Note: Yesterday, Sarah Morino, a fantastic landscape photographer based in the US, put together a list of over 165 women landscape photographers. She did not post this to share a “best of” list, but to create a go-to resource for companies and brands to realize that there are, in fact, a large amount of professional female landscape photographers in the world (and that list is still growing).
I don’t know what the actual men-to-women ratio is for professional photographers, but by acquaintances and perceptions alone, it just cannot not be skewed as much as it may seem. I’ve had this article (below) in my queue for a few weeks, and after reading Sarah’s article I was motivated to dust it off and finally publish it. Here are my thoughts:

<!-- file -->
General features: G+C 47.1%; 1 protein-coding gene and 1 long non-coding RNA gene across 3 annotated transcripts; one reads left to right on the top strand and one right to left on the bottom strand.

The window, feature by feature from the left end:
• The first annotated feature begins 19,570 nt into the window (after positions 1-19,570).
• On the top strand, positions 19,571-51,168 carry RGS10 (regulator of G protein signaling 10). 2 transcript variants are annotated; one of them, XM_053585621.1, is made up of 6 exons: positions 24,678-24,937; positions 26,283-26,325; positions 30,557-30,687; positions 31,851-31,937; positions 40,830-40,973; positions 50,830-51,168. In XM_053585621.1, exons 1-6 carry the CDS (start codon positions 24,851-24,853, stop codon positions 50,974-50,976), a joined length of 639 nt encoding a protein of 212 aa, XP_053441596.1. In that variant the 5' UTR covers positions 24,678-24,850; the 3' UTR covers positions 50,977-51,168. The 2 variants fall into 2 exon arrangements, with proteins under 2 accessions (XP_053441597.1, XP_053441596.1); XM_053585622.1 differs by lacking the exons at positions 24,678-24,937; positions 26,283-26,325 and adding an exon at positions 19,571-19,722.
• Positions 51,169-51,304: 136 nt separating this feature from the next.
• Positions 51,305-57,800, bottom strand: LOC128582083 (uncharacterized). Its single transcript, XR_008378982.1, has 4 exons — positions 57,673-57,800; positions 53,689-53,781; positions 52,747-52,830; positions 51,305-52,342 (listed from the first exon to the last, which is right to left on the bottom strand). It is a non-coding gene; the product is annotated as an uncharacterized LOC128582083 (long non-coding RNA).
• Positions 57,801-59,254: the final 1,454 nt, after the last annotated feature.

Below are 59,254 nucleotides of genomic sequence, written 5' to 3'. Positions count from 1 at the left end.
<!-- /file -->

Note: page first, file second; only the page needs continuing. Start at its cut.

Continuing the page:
It has always been important to me to maintain my own unique business presence nad social identity, regardless of who I work with. I have my own unique brand and style, and each and every one of us has our own strengths and weaknesses. However, one fear I have had is that I would be overlooked or “lumped together” with a male business partner, and thus become the “invisible” part of the duo. I’ve noticed this with other couples who work together, and have always been careful to not put myself in that position.